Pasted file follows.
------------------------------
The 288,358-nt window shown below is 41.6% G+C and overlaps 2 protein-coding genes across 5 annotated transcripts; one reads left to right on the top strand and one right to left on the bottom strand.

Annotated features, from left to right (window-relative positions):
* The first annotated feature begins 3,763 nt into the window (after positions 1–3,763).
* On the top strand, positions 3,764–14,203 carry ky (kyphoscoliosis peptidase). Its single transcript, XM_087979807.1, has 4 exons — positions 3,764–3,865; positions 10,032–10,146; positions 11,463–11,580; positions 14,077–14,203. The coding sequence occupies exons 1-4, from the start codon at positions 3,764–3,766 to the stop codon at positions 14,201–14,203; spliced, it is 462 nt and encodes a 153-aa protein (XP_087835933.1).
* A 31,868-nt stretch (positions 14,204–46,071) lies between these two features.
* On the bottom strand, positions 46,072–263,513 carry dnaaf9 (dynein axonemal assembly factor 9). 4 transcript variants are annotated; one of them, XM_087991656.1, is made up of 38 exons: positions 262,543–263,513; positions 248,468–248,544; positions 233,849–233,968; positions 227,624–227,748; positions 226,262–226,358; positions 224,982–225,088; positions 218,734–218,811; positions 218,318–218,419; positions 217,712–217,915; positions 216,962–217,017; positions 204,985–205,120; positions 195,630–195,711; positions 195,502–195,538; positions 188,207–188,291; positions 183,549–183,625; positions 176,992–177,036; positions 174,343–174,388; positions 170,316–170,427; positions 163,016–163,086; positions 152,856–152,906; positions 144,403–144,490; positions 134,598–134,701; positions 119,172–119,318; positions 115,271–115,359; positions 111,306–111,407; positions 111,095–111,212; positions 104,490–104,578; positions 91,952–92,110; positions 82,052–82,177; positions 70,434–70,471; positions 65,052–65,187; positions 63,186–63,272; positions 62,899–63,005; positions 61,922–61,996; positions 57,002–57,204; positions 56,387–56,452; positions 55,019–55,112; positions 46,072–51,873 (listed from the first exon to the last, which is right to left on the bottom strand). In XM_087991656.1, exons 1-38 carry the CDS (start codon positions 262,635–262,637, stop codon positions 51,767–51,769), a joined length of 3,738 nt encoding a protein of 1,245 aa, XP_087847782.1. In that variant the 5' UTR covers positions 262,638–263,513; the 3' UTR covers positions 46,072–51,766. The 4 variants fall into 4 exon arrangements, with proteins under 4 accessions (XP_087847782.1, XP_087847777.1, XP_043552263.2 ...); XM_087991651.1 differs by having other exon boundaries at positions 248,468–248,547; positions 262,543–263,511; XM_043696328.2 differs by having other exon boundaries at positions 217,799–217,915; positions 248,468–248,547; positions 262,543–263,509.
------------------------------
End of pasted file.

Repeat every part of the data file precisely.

The 288,358-nt window shown below is 41.6% G+C and overlaps 2 protein-coding genes across 5 annotated transcripts; one reads left to right on the top strand and one right to left on the bottom strand.

Annotated features, from left to right (window-relative positions):
* The first annotated feature begins 3,763 nt into the window (after positions 1–3,763).
* On the top strand, positions 3,764–14,203 carry ky (kyphoscoliosis peptidase). Its single transcript, XM_087979807.1, has 4 exons — positions 3,764–3,865; positions 10,032–10,146; positions 11,463–11,580; positions 14,077–14,203. The coding sequence occupies exons 1-4, from the start codon at positions 3,764–3,766 to the stop codon at positions 14,201–14,203; spliced, it is 462 nt and encodes a 153-aa protein (XP_087835933.1).
* A 31,868-nt stretch (positions 14,204–46,071) lies between these two features.
* On the bottom strand, positions 46,072–263,513 carry dnaaf9 (dynein axonemal assembly factor 9). 4 transcript variants are annotated; one of them, XM_087991656.1, is made up of 38 exons: positions 262,543–263,513; positions 248,468–248,544; positions 233,849–233,968; positions 227,624–227,748; positions 226,262–226,358; positions 224,982–225,088; positions 218,734–218,811; positions 218,318–218,419; positions 217,712–217,915; positions 216,962–217,017; positions 204,985–205,120; positions 195,630–195,711; positions 195,502–195,538; positions 188,207–188,291; positions 183,549–183,625; positions 176,992–177,036; positions 174,343–174,388; positions 170,316–170,427; positions 163,016–163,086; positions 152,856–152,906; positions 144,403–144,490; positions 134,598–134,701; positions 119,172–119,318; positions 115,271–115,359; positions 111,306–111,407; positions 111,095–111,212; positions 104,490–104,578; positions 91,952–92,110; positions 82,052–82,177; positions 70,434–70,471; positions 65,052–65,187; positions 63,186–63,272; positions 62,899–63,005; positions 61,922–61,996; positions 57,002–57,204; positions 56,387–56,452; positions 55,019–55,112; positions 46,072–51,873 (listed from the first exon to the last, which is right to left on the bottom strand). In XM_087991656.1, exons 1-38 carry the CDS (start codon positions 262,635–262,637, stop codon positions 51,767–51,769), a joined length of 3,738 nt encoding a protein of 1,245 aa, XP_087847782.1. In that variant the 5' UTR covers positions 262,638–263,513; the 3' UTR covers positions 46,072–51,766. The 4 variants fall into 4 exon arrangements, with proteins under 4 accessions (XP_087847782.1, XP_087847777.1, XP_043552263.2 ...); XM_087991651.1 differs by having other exon boundaries at positions 248,468–248,547; positions 262,543–263,511; XM_043696328.2 differs by having other exon boundaries at positions 217,799–217,915; positions 248,468–248,547; positions 262,543–263,509.